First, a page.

One of our goals for working in Japan over the next year is to spend some time snowboarding. After a bit of looking around we’ve found some nice sounding jobs in Niseko, Hokkaido. http://www.htholidays.com/bottom/careers/careers-gs/ Have you had experience working ski fields in Japan? Let us know in the comments.
On last week’s Tokyo Eye (NHK World, every Wednesday 9:30pm GMT) they featured some excellent alternative transport for getting around Tokyo, and in Akihabara you can rent street legal go karts to make your way around town. At the time of watching it was 2000¥ for an hour which they said was about enough time to drive to Ueno and back.
More details on their blog if you read Japanese http://ameblo.jp/akibacart/
Alternatively Kotaku have a post up here http://kotaku.com/rent-go-karts-in-tokyos-geekiest-neighborhood-476415858
Unfortunately NHK World doesn’t have catch up, but you can watch some shows online. If you’re interested in anything at all Japanese it’s worth taking a look at their schedule (and a lot of the shows are interesting even if you’re not specifically into The Japanese aspect)
Mt. Fuji has just been granted World Heritage status, which is great and I’ll be writing about it again in the future; but it isn’t the only mountain worth visiting in Japan. Tonight’s (Wednesday June 19th 2013) Tokyo Eye was about a place that holds great memories for me – Mt. Takao (高尾山). We first heard about it on this same program before going to Tokyo on holiday in 2010, and I thought this is as good a reason as any to go through the old photos and put up a post.
The mountain is famous for being home to many Tengu, guardians if you like from Japanese folklore, taking the shape of anthropomorphic birds of prey. You can read plenty about Tengu from around the Internet so I’ll leave you to follow the link for more details, but one thing I always find interesting about them is that the more human a Tengu looks, the higher ranking they are and the more powerful they are. That said, even ‘human’ Tengu are recognisable by their huge Pinocchio style noses.
Any gamers among you reading might also be familiar with the miserab;y unfair final boss from Dead or Alive 2:
To get to Mt. Takao just hop on a traing along the Keio New line at Shinjuku. This is a private line and therefore not covered by a normal ‘JR’ pass, but it’s only about 370yen (about £2.50) at time of writing and the trip takes around 1hr 20 according to Google Maps. There might be better ways to get there and it’s becomming more of a tourist spot in recent years, but even in 2010 we had no problem finding our way there.
View Larger Map
It’s abundant in greenery and wildlife, and there are currently three trails that lead to the mountains summit. Along each walk there are a number of shrines, temples, statues and breathtaking views of Tokyo.
Also half way up the trail we walked is a rest area where they freshly prepare exclusive Tengu shaped Taiyaki (and yes, they are delicious).
So if you want to get away from the city for a while, or try somewhere of the typical tourist track, hop on a train and make a day of the mountain. Other people have written some great detailed guides to the history of the shrines and temples so I’ll leave you with a couple of links and a gallery of Diana’s and my own photos from our walk. I’ll be sure to update this post when we go back there later in the year.
This year there was an event set up in Harajuku called Tokyo Fan Week. Despite the title it took place throughout February and offers a chance for tourists to take tours of lesser known areas, and shop staff wore badges saying it was OK to take photos of them (typically in Harajuku shops you’re not allowed to take photos, despite all the cool thing you might find).
You can find out more about the event here https://www.gotokyo.org/en/tokyofanweek/index.html and hopefully they’ll be running it regularly in the future.
Yesterday morning we were surprised to get a knock on the door. It turns out the Japanese Embassy had been super efficient in processing our documents and we eagerly ripped open the bag.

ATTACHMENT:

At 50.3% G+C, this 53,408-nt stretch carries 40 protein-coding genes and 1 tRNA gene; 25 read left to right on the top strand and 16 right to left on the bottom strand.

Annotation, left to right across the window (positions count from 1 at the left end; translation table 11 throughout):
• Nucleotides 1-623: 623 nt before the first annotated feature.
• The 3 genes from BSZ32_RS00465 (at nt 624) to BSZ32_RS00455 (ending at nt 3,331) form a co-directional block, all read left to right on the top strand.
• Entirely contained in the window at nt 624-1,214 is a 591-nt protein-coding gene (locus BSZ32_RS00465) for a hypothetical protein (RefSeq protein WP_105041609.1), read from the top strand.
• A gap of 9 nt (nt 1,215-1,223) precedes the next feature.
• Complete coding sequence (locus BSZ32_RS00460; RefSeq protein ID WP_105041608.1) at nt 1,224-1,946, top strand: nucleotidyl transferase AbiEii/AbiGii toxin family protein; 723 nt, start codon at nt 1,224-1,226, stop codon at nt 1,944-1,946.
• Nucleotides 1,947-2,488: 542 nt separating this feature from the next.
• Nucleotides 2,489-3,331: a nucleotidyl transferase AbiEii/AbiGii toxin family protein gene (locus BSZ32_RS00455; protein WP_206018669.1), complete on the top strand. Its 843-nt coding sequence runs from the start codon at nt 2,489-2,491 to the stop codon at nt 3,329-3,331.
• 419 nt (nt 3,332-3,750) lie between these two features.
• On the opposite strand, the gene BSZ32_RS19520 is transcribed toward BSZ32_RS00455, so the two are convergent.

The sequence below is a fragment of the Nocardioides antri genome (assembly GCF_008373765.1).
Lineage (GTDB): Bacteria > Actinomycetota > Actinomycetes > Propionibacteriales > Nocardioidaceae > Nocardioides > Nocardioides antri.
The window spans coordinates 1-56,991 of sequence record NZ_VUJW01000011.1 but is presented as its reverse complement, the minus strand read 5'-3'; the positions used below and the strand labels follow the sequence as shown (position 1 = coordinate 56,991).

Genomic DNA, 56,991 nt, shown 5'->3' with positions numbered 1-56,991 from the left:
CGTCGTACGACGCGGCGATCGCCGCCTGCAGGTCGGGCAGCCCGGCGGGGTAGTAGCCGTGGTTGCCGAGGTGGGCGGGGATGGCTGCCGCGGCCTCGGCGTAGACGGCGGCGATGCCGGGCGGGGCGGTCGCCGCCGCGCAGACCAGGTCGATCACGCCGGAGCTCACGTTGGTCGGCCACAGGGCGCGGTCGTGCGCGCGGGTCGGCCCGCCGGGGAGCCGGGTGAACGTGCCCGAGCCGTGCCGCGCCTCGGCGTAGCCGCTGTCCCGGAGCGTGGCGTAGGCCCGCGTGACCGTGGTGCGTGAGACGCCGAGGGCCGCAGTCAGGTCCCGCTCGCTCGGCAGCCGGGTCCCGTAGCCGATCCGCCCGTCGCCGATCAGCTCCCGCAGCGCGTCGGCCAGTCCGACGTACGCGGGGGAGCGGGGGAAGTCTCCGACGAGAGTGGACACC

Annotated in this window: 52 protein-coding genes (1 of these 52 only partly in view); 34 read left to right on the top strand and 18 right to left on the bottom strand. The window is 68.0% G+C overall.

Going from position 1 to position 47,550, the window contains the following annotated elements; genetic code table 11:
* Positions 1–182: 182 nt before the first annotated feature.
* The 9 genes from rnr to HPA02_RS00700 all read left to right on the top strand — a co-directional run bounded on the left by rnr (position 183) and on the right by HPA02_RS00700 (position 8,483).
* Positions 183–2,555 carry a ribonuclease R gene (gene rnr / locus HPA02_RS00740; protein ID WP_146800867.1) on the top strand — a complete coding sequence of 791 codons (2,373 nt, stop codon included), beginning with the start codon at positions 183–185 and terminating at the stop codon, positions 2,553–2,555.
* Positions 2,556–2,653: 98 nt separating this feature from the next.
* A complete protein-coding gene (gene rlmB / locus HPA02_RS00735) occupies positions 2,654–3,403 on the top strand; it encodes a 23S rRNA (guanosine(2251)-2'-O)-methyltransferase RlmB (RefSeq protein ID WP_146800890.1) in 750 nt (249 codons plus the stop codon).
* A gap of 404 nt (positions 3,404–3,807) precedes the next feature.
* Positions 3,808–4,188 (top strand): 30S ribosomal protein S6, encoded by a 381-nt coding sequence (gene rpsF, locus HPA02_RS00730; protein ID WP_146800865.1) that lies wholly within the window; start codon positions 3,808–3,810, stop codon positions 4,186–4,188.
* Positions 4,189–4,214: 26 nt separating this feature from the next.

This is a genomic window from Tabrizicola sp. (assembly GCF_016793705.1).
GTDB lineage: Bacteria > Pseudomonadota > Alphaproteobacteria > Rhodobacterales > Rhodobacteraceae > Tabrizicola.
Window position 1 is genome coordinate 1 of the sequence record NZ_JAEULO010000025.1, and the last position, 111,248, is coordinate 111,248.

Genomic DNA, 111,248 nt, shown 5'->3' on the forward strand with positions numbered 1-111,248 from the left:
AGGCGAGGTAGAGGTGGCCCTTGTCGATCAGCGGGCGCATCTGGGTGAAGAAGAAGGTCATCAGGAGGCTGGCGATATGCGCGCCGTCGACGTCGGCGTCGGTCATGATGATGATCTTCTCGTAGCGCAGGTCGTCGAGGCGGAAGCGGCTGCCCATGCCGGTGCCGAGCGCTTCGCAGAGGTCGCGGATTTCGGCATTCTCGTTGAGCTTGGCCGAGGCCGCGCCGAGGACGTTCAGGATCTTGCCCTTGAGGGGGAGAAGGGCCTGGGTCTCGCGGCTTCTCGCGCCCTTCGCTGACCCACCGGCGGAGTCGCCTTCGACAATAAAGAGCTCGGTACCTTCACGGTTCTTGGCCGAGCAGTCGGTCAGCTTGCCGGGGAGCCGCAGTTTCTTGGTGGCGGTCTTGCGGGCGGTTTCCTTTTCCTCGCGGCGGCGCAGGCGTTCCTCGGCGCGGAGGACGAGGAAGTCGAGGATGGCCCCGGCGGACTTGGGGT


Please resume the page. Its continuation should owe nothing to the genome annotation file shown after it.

Inside was this:
Needless to say we’re excited and a little nervous. After so many years I finally get to spend more than just a two week holiday in my favourite country, enveloping myself in culture and learning the language; but at the same time there is so much to prepare and so many “What ifs..?” But now is not the time for what ifs, now is the time to grab an opportunity and believe everything will work out if we put all the pieces in place.
As you can see in the picture the visa was issued on May 1st and we have until May 1st next year to activate it.
So what next? First of all we have to put up a fence with our neighbours, so not very exciting, but once that’s done we’ll be on with making plans to rent our house and at the same time I’ll be getting a jump on writing to people over there and trying to arrange some freelance work. I’ll also be making a dream list of all the bands I want to shoot (photograph, I’m not some crazed maniac) and I’ll likely write about my love of live music in the future.
I hope you’ll stick with us through the journey and if you’re thinking of a trip yourself, I hope my future ramblings will help answer some questions.
The process of actually applying for the visa was pretty straight forward. Save some cash, fill in some forms and hand them in at the Japanese Embassy in London (or Edinburgh if you live further north than York at time of writing, the embassy website will let you know where to go).
OK, so there’s a little more to it than that, and with that in mind I’ve split the application process across two parts: How we filled in the forms and if you scroll a bit further I’ve talked about how to get to the embassy if you’re not familiar with London.
The first thing I will say is that most other blogs I read while preparing my own application made a point of having to go back and collect their passport from the Embassy around a week later. I don’t know if this changed recently but when we handed our forms over today the man behind the desk said if we pay and bring back a pre-paid special delivery envelope they can SEND THE DOCUMENTS BACK TO YOU! Hurray! Now it’s not like I’m trying to hide my application from work but having to pay out another £100 in rail fares and book a last minute day off was not something I was looking forward to.
Another common question that doesn’t get answered is ‘Have you been refused a WH visa?’ The assumption is that unless the quota has been filled, or you blatantly don’t match the criteria, you’ll be fine. I also assume that anyone who has been refused wouldn’t want to pour their time into telling everyone about it. We find out next week whether or not we’re successful and if I’m rejected, I fully intend to put an update for anyone else applying.